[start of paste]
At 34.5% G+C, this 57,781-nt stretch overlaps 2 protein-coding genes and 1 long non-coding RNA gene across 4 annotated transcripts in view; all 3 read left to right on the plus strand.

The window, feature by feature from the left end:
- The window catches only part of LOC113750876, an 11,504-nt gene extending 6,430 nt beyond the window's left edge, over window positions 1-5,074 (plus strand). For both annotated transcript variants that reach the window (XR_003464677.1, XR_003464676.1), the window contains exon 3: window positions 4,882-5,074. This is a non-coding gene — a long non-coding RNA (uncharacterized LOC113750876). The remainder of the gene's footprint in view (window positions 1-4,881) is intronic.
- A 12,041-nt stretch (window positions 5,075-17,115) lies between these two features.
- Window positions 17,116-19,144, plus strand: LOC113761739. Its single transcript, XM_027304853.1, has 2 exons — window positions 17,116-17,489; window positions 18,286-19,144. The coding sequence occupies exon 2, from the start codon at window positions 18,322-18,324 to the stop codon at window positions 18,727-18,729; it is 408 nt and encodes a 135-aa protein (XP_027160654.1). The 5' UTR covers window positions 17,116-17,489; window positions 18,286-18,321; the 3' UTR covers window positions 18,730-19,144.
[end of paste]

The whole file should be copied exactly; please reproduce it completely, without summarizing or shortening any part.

At 34.5% G+C, this 57,781-nt stretch overlaps 2 protein-coding genes and 1 long non-coding RNA gene across 4 annotated transcripts in view; all 3 read left to right on the plus strand.

The window, feature by feature from the left end:
- The window catches only part of LOC113750876, an 11,504-nt gene extending 6,430 nt beyond the window's left edge, over window positions 1-5,074 (plus strand). For both annotated transcript variants that reach the window (XR_003464677.1, XR_003464676.1), the window contains exon 3: window positions 4,882-5,074. This is a non-coding gene — a long non-coding RNA (uncharacterized LOC113750876). The remainder of the gene's footprint in view (window positions 1-4,881) is intronic.
- A 12,041-nt stretch (window positions 5,075-17,115) lies between these two features.
- Window positions 17,116-19,144, plus strand: LOC113761739. Its single transcript, XM_027304853.1, has 2 exons — window positions 17,116-17,489; window positions 18,286-19,144. The coding sequence occupies exon 2, from the start codon at window positions 18,322-18,324 to the stop codon at window positions 18,727-18,729; it is 408 nt and encodes a 135-aa protein (XP_027160654.1). The 5' UTR covers window positions 17,116-17,489; window positions 18,286-18,321; the 3' UTR covers window positions 18,730-19,144.